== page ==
At Busan’s Asian Film Market, producers of Chinese blockbusters shared their secrets to success such as walking their own paths and not trying to emulate Hollywood, Japan or Korea’s systems, even in co-productions.
Fang Li, producer at Laurel Films Company, Ltd. whose credits include Fan Bing Bing starrer Ever Since We Loved and Han Han’s The Continent, said, “I don’t make films for box office hits, I make them to get viewers emotional, to impress and to inspire. Art is the more important thing. Emotions and impressions are your biggest weapon.”
The panelists agreed that Chinese audiences have grown cinema savvy enough that they don’t necessarily go for star vehicles.
Du Yang, general manager at Beijing Skywheel Entertainment Co., Ltd., whose credits include Ning Hao’s Breakup Buddies and Zhang Ziyi starrer Sophie’s Revenge, said, “If you get many good reviews and audiences hear good word-of-mouth, they choose films with no celebrities – good films. This is a new change, seeing more numbers of Chinese films even without celebrities.”
Understanding the audiences
Fang said, “We have to make more films with good screenplays. Chinese people have very strong consumption power and China has many good stories for storytelling thousands of years going through poverty, wars and so on that we can source for content. China should not follow footsteps of Europe. We need to create our own identity and pave the new way for our own market.”
“So we need to understand young audiences and we should not make a distinction between minority and majority. Don’t talk about a dichotomy of auteur and commercial films. We can make auteur films that consider elements of entertainment,” said Fang.
Jiao Aimin, producer at Monumental Films, whose credits include Xu Jinglei’s Somewhere Only We Know, agreed it is necessary to watch and study social trends, developments and have knowledge of the humanities to understand the needs and desires of the market.
“The biggest change in China is that cinema-goers are growing rapidly and the film industry has entered a very stable stage. Box office sales for Chinese films are quite prominent and we can see the unique quality of films like Monster Hunt and Breakup Buddies. They are very Chinese films. Not Hollywood, Japanese or Korean films. Very China specific films.”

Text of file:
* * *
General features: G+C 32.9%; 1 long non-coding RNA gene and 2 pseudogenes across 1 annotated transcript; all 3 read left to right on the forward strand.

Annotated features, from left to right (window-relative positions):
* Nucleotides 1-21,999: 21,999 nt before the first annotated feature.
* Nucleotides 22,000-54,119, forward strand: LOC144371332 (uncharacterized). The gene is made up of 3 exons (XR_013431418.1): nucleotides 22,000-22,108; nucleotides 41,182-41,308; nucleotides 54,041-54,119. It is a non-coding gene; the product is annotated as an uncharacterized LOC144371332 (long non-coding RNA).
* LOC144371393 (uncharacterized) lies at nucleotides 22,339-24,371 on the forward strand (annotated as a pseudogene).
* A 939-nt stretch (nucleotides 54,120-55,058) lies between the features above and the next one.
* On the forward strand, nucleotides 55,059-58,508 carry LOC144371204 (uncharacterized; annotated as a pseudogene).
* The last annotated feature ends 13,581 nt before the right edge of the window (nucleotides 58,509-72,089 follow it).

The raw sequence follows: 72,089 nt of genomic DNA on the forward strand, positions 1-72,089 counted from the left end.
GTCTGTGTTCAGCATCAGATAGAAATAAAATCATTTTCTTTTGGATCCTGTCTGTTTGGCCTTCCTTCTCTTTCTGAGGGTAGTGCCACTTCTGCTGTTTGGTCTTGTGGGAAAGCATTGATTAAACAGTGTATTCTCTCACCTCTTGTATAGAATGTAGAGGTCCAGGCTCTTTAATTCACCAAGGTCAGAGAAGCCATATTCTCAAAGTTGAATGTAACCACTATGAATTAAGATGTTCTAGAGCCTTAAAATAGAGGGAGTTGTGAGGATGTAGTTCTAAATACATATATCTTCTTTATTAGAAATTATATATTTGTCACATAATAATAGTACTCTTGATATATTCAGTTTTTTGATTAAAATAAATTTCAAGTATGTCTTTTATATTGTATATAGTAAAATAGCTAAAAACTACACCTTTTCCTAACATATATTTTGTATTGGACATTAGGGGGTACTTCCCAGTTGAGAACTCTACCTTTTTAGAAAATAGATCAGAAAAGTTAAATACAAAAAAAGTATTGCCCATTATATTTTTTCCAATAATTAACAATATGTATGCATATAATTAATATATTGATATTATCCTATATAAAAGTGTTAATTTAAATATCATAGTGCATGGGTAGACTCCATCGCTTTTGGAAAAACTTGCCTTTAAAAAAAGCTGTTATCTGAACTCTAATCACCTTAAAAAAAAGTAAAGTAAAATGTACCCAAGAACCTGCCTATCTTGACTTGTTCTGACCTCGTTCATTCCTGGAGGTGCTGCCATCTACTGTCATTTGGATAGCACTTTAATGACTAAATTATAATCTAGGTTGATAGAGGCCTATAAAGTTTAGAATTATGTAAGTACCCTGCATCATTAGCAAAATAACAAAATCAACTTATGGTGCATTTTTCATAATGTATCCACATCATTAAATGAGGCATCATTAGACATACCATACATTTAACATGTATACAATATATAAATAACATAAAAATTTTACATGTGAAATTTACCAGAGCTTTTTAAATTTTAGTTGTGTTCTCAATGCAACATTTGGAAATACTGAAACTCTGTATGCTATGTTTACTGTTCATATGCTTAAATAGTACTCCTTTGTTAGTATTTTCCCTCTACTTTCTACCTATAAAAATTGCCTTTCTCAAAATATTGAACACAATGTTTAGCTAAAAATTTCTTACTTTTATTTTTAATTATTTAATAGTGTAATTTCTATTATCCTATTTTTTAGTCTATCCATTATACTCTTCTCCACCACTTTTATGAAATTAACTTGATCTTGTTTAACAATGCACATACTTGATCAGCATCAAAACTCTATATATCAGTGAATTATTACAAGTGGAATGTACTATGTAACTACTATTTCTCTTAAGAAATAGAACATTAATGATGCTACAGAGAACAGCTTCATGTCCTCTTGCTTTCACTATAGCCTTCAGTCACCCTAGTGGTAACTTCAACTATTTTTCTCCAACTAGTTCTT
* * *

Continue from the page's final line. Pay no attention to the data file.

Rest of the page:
Co-productions and diversifying genres
Du talked about collaborating with CJ on Sophie’s Revenge in 2005, noting that the Korean studio was “very professional and specialized. They had experience in co-production, but as for Sophie’s Revenge, it has very Chinese elements and CJ respected the Chinese filmmakers while also teaching us a lot of know-how on parts like scriptwriting and post-production.”
Noting that with about 1,000 films produced and 300 released in cinemas a year on rapidly increasing numbers of screens, she said, “We can expect one film does not screen in the whole of mainland China. The recent trend in China is that sometimes you have all blockbuster films at the same time. And in some cases we have good quality films that some audiences want to see. So we want to screen more diverse films, and I as a producer have to look out for new genres.”
Jacky YH Liu, President of Huace Pictures, whose credits include Leste Chen’s Chinese version of Miss Granny and the Korea-China co-production Wedding Invitation starring Bai Baihe and Eddie Peng, said it has been worthwhile looking for genres that have not been exploited as much in China: “We saw that were no love stories, so we made Sophie’s Revenge when I was at CJ. It became a hit and it showed that you can have a hit with a love story. The Chinese are a very receptive, embracing people.”
He noted that “Korea has contributed to the China market with co-productions in diverse genres. In China, 38 films were co-produced last year, down from 55 the year before. Because the quality of Chinese films is improving.”